Journeys with JA

Our shared experiences at Jespersen & Associates, our journeys if you will, have most always been good, even noble at times. No doubt some could have been better but they all have one thing in common: The work and the people we are fortunate to work with continue to challenge, reward, and surprise us.

Elizabeth DeJure Wood: Designer, Illustrator, Occasional Plumber

Our first office in Boston was on the top floor of an old warehouse on Congress Street in the Fort Point neighborhood. Our loft space had brick walls, massive wood beams, factory wood floors, and a steam heating system that constantly thumped, clanged, hissed, and made the office boiling hot or bitterly cold during the winter. That’s all gone now, of course, replaced by several luxury condo developments.

Our last winter in the building, on one of the colder mornings in February, I went down the hall to the shared bathroom to get more water for the coffee maker. Just outside the bathroom, a rickety ladder had been set up. At the top, a woman, not dressed as a plumber, was fiddling with some valves. After some nervous laughter, and a grunt as the release valve opened, you could hear the steam flowing once again. “There,” said the woman, somewhat surprised, “I think it might get better now.”

It was Elizabeth, and I learned that she’d been asked to teach a class that day in the space across the hall from us, rented out by a digital design learning company. The classroom, like our office, was freezing, and Elizabeth, on her first assignment as a teacher, had taken it upon herself to follow the pipes from the cold radiator in her space, down the hall, along the ceiling, to the shutoff valves at the back.

I have great respect for anyone who can pull off something they have never done before and I couldn’t help but ask what it was she did, normally, when not at the top of an old ladder.

Turns out she was a designer. Not only that, she was a conceptual designer, not afraid to solve visual problems with creative solutions that had not been tried before. As a small creative agency, we rely on our connections to a wide-ranging pool of freelance writers, designers, and editors. Naturally, we are always on the lookout for new talent. We’ve worked with Elizabeth ever since that day.

People like Elizabeth have helped JA craft an authentic and modern voice in a field that is often mired in mediocrity and me-too work.

If you’d like to learn more about Elizabeth and her work, I hope you will read her new interview by etymnews, an emerging feminist news website.

You can also visit Elizabeth’s professional website and portfolio here.







New UI CME Program Launch

Is it weird to say that urinary incontinence is a topic near and dear to my heart? Probably. But it doesn’t make it any less true.

Perhaps it’s because I’m pregnant with my third child and frequenting bathrooms all too often. But knowing that so many women suffer from UI symptoms at some point in their lives and don’t talk to their clinicians about it makes me sad. When the opportunity arose to do a program educating clinicians about how important it is to start a conversation about UI with their patients, we at JA jumped on it. The program launched last month, and we hope clinicians take the minute or two to ask their patients about it as a result. After all, the first step toward improving a patient’s quality of life might just be to start a conversation.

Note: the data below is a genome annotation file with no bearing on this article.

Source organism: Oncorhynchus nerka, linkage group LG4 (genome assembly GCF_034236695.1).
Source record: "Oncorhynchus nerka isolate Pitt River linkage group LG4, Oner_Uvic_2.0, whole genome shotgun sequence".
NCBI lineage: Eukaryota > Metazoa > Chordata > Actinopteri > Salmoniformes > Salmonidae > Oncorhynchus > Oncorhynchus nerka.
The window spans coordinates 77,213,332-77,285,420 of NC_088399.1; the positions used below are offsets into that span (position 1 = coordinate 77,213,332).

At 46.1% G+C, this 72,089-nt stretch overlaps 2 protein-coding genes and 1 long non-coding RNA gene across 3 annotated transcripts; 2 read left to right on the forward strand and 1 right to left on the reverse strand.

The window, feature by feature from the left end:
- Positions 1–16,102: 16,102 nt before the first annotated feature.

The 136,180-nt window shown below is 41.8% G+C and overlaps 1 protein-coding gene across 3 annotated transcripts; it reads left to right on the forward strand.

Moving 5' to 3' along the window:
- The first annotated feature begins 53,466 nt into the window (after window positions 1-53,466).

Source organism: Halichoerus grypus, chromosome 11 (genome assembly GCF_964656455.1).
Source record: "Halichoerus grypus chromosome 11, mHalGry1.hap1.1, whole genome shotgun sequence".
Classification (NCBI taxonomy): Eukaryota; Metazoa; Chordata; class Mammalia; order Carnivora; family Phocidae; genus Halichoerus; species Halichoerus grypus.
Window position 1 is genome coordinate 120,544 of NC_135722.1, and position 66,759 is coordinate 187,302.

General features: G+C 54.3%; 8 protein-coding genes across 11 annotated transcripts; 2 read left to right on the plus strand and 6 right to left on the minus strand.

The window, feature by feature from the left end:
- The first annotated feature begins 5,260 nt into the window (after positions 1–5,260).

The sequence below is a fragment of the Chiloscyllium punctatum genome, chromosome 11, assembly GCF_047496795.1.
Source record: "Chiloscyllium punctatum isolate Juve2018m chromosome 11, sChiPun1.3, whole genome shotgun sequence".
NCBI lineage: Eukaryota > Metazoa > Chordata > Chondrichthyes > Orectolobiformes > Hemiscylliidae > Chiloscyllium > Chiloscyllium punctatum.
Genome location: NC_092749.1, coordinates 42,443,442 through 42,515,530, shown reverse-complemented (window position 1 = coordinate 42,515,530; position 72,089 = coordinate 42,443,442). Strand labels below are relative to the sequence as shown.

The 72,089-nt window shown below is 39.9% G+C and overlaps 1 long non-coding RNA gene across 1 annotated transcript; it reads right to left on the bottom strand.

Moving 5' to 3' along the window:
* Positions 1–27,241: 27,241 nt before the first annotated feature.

Surfing to the March

"You can’t stop the waves, but you can learn how to surf."

What do you do when things go wrong; when the best laid plans are turned upside down? As soon as the Women’s March in Washington was announced, Carrie, Caitlin and I excitedly made plans to go. Details quickly fell into place—Carrie’s mom and a friend were going, so we decided to make it a party of five, and take a round-trip Rally Bus from Stamford.

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Racing our Concrete Canoe

“Sign up on the bulletin board!” shouted the guy walking down a corridor in Riggs Hall, waving a flyer at me.  I was a junior civil engineering major at Clemson University, and I was hooked.  Build and race a concrete canoe in competition with my classmates?  Like many of the opportunities in my life, this one was just too tempting to pass up.  For Civil Engineering types, the event, born out of intramural races held in the 60s, is the equivalent of the America’s Cup.

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Photos: Heather Houston

It’s a special occasion when everyone from JA is under one roof, and to celebrate we kicked off the holidays with a party/cooking class at the Cambridge School of Culinary Arts, just a few blocks from our office.

With family and friends in tow, and under the expert (and patient) tutelage of our chef and instructor Jerrod Perry, we peeled, diced, toasted, roasted, sautéed, seared, deglazed, puréed, caramelized, stir-fried, baked, marinated and mashed our way through an impressive menu:

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Photo: Mark Jespersen

What makes a good story? Two things come to mind: a topic that interests me and writing that's so good, I can’t help but read, listen, or watch all the way to the end, no matter how long it takes.

In advertising, you can write and say just about anything you want. People understand what you are hinting at, or trying to sell. And for years I enjoyed that freedom, winning awards for clever headlines that made people think, laugh, and buy all kinds of stuff.

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Welcome to Journeys with JA

At JA we treasure inspiring and unique stories, whether we’re the storytellers or the audience. Every day, our work and the people we work with provide challenges, rewards, and surprises. We look forward to sharing some of our stories with you here. Thanks for joining us.